We've certainly seen our share of e-book readers over the past week, and we'll definitely see a few extra new ones over the next few days. One of the more unique devices hitting the CES 2010 halls is Samsung's unique E6 and E101, providing more than just reading your favorite novels in black and white digital goodness. In fact, these two devices will let you actually write directly on the screen like a Wacom tablet.
Officially announced right here, the company claims that the e-book readers allow users to annotate their reading selections, calendars and to-do lists with a built-in electromagnetic resonance (EMR) stylus pen. The pen prevents "mistypes" caused by chunky fingers, and combined with the virtual eraser, makes it perfect for sketching and quick writing. Essentially, these devices are (seemingly) electronic notepads with a built-in e-book reader.
The E101 model offers a 10-inch screen, whereas the E6 provides a smaller 6-inch screen for better portability. Both devices, according to Samsung, reflect light naturally and "deliver an appearance similar to that of printed paper, allowing people to read more naturally than they would with other backlit electronic paper devices." Both e-reader devices incorporate Wi-Fi 802.11 b/g to download books and newspapers wirelessly, as well as Bluetooth 2.0 and 2 GB of flash memory.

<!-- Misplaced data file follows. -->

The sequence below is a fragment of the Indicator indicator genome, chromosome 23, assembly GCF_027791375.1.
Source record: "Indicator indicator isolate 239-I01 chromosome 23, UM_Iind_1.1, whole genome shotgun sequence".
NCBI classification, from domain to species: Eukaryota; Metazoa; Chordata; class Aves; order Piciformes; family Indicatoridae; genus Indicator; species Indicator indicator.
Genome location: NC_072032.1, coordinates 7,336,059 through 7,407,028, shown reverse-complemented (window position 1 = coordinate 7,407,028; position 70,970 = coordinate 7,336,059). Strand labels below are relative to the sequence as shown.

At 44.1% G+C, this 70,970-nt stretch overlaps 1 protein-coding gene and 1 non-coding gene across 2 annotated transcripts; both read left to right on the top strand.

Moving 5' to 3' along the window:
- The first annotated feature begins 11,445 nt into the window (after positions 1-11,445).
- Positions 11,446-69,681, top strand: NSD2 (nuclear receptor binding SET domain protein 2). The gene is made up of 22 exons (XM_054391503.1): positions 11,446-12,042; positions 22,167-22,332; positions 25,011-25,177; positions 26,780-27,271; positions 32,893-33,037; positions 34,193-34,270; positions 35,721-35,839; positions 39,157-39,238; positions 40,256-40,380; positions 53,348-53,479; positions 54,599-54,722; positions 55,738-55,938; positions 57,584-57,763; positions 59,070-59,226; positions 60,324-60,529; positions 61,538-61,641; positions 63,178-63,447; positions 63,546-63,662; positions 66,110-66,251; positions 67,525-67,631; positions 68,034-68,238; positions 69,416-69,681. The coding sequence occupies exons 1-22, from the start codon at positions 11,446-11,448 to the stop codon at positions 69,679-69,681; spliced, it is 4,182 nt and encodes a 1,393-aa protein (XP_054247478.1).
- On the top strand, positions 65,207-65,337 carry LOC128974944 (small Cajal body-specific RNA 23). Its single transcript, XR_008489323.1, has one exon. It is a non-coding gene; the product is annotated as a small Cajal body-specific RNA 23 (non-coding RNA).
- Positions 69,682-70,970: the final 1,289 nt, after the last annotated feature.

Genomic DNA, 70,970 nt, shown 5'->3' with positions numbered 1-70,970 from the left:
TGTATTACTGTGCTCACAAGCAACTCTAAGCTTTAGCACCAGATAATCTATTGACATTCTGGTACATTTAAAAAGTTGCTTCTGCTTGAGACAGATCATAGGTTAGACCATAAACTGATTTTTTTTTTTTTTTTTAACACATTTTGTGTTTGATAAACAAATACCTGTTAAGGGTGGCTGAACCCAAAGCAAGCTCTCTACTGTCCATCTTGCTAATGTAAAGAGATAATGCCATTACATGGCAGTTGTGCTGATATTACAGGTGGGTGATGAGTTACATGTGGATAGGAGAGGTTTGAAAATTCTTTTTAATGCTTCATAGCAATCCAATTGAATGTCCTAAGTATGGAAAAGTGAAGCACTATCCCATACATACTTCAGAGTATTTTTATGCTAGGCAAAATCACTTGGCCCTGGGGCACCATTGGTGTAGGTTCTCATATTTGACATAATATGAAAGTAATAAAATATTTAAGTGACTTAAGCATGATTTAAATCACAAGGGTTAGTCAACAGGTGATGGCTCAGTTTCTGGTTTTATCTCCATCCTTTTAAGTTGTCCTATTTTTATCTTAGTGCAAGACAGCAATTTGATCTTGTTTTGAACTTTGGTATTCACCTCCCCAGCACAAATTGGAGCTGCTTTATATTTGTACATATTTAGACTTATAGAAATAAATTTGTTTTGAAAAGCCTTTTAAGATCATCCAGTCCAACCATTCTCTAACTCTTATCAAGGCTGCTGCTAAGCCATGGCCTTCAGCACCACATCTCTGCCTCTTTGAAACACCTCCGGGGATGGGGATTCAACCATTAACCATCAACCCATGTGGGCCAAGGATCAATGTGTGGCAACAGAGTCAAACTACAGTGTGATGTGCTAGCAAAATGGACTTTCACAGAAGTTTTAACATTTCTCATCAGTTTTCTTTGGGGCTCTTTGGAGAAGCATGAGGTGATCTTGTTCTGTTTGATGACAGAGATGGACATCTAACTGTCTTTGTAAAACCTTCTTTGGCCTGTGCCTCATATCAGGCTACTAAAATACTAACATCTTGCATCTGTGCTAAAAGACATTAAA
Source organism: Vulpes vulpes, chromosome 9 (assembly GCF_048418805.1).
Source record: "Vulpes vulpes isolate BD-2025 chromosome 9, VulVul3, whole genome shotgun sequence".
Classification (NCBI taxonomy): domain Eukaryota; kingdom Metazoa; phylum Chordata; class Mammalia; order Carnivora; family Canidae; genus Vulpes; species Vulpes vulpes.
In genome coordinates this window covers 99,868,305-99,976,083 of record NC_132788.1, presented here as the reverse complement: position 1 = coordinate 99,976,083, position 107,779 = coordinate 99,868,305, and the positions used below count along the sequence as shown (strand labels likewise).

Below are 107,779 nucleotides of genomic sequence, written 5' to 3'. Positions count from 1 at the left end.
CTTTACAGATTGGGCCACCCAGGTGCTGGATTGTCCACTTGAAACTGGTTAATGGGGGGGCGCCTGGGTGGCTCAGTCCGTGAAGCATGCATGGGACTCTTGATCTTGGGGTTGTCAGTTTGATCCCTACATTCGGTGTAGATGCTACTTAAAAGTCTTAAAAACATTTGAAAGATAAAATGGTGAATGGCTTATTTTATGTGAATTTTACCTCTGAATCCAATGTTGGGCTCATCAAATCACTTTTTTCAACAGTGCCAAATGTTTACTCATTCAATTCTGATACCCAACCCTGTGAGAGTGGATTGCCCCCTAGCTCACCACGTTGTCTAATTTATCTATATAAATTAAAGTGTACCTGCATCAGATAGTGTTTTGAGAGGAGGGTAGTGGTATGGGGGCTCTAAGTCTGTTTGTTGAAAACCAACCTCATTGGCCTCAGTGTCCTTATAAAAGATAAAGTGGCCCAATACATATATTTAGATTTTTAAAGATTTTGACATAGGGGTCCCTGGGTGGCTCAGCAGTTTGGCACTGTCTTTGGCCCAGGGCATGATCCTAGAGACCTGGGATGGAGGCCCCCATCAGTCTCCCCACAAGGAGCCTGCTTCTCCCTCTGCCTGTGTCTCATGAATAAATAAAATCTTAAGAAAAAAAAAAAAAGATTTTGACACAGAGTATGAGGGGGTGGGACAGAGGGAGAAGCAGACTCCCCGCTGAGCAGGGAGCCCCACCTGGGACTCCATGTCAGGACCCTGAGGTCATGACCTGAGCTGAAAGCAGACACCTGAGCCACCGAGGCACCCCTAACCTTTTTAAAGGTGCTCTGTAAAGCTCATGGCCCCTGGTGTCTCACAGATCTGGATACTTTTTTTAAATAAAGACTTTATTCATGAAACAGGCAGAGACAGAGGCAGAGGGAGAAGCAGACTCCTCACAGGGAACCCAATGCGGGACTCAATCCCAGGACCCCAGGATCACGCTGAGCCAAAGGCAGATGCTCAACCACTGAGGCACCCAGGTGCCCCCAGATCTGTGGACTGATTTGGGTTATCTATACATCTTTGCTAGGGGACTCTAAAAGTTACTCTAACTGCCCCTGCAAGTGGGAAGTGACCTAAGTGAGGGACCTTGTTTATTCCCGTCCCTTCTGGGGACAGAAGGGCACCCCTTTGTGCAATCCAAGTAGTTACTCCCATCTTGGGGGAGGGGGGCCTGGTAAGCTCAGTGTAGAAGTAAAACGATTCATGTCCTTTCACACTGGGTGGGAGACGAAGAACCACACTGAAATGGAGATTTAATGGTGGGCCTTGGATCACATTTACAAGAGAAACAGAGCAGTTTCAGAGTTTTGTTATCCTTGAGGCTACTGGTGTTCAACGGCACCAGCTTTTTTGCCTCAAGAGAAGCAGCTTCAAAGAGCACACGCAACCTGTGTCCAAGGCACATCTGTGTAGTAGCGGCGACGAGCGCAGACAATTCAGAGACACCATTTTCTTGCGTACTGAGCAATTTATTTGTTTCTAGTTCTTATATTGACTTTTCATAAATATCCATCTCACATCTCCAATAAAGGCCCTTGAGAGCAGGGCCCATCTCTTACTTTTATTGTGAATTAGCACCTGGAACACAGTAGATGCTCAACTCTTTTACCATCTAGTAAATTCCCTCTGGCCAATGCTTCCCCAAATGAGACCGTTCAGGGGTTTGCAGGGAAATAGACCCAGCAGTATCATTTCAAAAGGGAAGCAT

While the E101 and E6 look rather simplistic compared to other colorful e-readers, these two devices are surprisingly not cheap: $399 for the E6 and a crazy $699 for the ten-inch E101. Currently they're on display at CES 2010, however Samsung expects to ship both units in early 2010. Still, for that price, you might as well buy a netbook or laptop and get more meat for your money. Then again, the digital tablet aspect of the E101 and E6 makes up for the beefy price... somewhat.
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Kevin started taking PCs apart in the 90s when Quake was on the way and his PC lacked the required components. Since then, he’s loved all things PC-related and cool gadgets ranging from the New Nintendo 3DS to Android tablets. He is currently a contributor at Digital Trends, writing about everything from computers to how-to content on Windows and Macs to reviews of the latest laptops from HP, Dell, Lenovo, and more.